Justice William Brennan, a liberal lion who wouldn't hire women
By Seth Stern and Stephen Wermiel
Houghton Mifflin Harcourt
674 pp. $35
William J. Brennan Jr. served on the Supreme Court from 1956 to 1990 and came to be seen as "the very symbol of judicial activism." As Seth Stern and Stephen Wermiel write in this superb, definitive and long-awaited biography, based in part on extensive interviews that Brennan gave to Wermiel, he also became "perhaps the most influential justice of the entire twentieth century."
Brennan was a 50-year-old Roman Catholic Democrat and a seven-year veteran of the New Jersey state courts when Republican President Dwight D. Eisenhower -- or, more truthfully, Attorney General Herbert Brownell -- chose him for the Supreme Court. As a state jurist, Brennan "had certainly not developed anything resembling a coherent judicial philosophy," and his first five years on the top court exhibited no consistent approach.
By 1962, however, in tandem with Chief Justice Earl Warren, Brennan had begun to mold a solid liberal majority that revolutionized constitutional interpretation with regard to reapportionment, freedom of speech, privacy and the rights of criminal defendants. Stern and Wermiel reveal, however, that even in the mid-1960s, Brennan's young law clerks were crafting much of the language for the justice's most important opinions, such as New York Times Co. v. Sullivan, which transformed libel law.
While Brennan emerged at work as the nation's most important jurist, at home he struggled with his wife's alcoholism, troubles with two of his three children and long-term personal debts that left him "at my wits end" and kept his family in rental homes throughout the 1960s and '70s.
Stern and Wermiel describe Brennan as "an intensely conflict-averse person" with "a strong desire to be liked by everyone." Though he became a crusading liberal strategist, Stern and Wermiel show that his private conduct, especially his long-standing refusal to appoint female clerks, sometimes stood in stark contradiction to his constitutional principles.
"While I am for equal rights for women, I think my prejudices are still for the male," Brennan wrote one law school dean who sought to recommend clerks. In 1970, when a former clerk nominated a highly accomplished young woman, Brennan brusquely instructed, "Send me someone else." Only when that former clerk, Stephen Barnett, bluntly told Brennan in an early 1974 letter that his behavior was "both unconstitutional and simply wrong" did the justice relent and hire his first female clerk. Seven years passed before he took on a second.
Stern and Wermiel conclude that "the profound disconnect" that allowed Brennan to "condemn gender discrimination while continuing to practice it" reflected how "he strictly compartmentalized his Court opinions and his life, often taking positions in opinions that were far more liberal than his own personal views."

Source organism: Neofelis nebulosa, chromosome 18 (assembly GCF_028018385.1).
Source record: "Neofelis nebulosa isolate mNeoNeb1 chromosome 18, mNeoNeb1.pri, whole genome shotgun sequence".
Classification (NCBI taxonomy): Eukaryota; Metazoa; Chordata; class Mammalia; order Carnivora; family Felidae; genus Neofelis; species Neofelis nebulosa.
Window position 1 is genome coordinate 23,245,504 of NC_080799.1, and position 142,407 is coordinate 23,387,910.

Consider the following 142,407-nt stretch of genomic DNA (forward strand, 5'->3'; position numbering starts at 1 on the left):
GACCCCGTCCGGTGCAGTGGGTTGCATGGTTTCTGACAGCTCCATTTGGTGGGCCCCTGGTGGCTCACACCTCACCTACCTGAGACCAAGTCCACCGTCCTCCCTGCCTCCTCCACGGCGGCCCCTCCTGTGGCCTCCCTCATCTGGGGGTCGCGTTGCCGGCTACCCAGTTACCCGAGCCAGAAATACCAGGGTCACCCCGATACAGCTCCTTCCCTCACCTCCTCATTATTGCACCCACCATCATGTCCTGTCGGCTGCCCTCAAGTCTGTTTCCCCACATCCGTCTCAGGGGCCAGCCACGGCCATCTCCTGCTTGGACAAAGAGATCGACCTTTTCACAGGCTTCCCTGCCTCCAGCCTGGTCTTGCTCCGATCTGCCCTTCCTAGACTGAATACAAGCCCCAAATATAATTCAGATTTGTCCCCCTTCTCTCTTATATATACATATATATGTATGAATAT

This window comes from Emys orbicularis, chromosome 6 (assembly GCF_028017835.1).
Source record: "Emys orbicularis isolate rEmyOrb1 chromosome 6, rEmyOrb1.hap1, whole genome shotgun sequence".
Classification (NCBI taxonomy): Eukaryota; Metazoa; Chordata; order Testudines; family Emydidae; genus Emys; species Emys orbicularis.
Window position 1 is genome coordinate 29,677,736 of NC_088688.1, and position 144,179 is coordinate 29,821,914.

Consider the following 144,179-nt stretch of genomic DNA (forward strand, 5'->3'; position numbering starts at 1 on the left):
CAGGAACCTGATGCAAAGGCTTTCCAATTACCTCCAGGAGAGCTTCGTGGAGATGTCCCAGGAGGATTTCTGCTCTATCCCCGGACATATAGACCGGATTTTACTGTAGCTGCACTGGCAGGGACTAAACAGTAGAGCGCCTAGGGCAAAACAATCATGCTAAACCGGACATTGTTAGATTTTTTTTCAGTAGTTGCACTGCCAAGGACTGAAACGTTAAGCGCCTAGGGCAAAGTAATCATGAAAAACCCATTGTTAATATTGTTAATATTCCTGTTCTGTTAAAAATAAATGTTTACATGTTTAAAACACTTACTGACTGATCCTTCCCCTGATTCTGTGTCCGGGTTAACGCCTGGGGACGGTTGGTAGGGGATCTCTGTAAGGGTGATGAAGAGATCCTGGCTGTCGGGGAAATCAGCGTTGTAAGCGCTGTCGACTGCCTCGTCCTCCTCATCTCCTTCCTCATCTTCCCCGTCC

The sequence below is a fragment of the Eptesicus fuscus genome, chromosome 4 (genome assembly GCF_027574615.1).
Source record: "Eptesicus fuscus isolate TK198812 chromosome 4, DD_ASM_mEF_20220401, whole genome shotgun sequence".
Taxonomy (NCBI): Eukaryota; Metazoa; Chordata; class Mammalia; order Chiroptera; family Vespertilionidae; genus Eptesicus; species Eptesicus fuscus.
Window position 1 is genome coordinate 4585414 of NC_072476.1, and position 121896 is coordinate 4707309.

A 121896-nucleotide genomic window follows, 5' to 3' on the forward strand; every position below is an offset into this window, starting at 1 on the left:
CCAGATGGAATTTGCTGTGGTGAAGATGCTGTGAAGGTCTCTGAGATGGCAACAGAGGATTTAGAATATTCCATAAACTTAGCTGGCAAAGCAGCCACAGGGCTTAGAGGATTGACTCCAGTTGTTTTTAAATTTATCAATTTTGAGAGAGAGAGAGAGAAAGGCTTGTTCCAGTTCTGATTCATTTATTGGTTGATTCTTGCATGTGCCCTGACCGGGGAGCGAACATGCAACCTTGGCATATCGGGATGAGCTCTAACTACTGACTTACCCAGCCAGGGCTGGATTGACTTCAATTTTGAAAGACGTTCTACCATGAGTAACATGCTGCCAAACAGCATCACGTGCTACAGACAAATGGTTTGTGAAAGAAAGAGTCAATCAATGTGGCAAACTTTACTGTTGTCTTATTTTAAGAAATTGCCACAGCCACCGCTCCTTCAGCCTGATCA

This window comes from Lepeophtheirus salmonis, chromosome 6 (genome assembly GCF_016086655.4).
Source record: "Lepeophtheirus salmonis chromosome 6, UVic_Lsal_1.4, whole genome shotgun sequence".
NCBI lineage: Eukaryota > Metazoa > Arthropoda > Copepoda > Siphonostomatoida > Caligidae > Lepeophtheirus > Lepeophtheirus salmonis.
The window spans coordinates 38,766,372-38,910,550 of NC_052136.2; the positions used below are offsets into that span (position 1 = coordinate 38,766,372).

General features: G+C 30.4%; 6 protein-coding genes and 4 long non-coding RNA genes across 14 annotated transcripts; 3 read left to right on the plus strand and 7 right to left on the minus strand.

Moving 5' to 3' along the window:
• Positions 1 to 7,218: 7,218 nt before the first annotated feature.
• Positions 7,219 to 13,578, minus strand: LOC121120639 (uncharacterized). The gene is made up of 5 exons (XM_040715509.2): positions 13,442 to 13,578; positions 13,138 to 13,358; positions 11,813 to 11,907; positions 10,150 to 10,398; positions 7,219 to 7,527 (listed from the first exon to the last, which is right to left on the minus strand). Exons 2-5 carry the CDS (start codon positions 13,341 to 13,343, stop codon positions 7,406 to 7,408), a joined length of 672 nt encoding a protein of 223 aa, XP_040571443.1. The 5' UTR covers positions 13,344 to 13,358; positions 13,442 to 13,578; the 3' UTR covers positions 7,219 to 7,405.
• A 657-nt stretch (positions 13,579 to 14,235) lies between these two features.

The denouement of the Warren court left Brennan leading a diminished liberal bloc under two very conservative chief justices, Warren E. Burger and William H. Rehnquist; his dissenting opinions often featured "overwrought language" that resulted from "Brennan and his clerks egging each other on, rather than the justice moderating his clerks' impulses toward excess." Upset by the conservative majority in a 1971 case, for instance, an angry Brennan told his clerk, "Let's blow them out of the water."
By 1979, at age 73, Brennan was frail and pondering retirement. Then his wife died in late 1982, and three months later he suddenly married his longtime secretary. Court colleagues were astounded, but with his new spouse, "Brennan underwent a sudden and dramatic transformation," exhibiting a fresh youthfulness and passion for public appearances that belied his age.
Brennan had long believed that "the Constitution is not a static document whose meaning on every detail is fixed for all time by the life experience of the Framers," and the Reagan administration's mid-1980s attacks on "judicial activism" gave him prominent opportunities to respond. The "facile historicism" championed by conservatives was really "little more than arrogance cloaked in humility," he declared in 1985, saying that "the genius of the Constitution" lay in "the adaptability of its great principles to cope with current problems."
By 1988, at age 82, Brennan was "noticeably less engaged" with the court's work and providing so little direction about the writing of opinions "that it made some of his clerks nervous." Two years later he retired after injuring himself in a fall, but he lived until 1997, when he died at age 91.
Scrupulously honest and consistently fair-minded, "Justice Brennan" is a supremely impressive work that will long be prized as perhaps the best judicial biography ever written.
David J. Garrow, a senior fellow at Homerton College, University of Cambridge, is the author of "Bearing the Cross," a Pulitzer Prize-winning biography of Martin Luther King, Jr.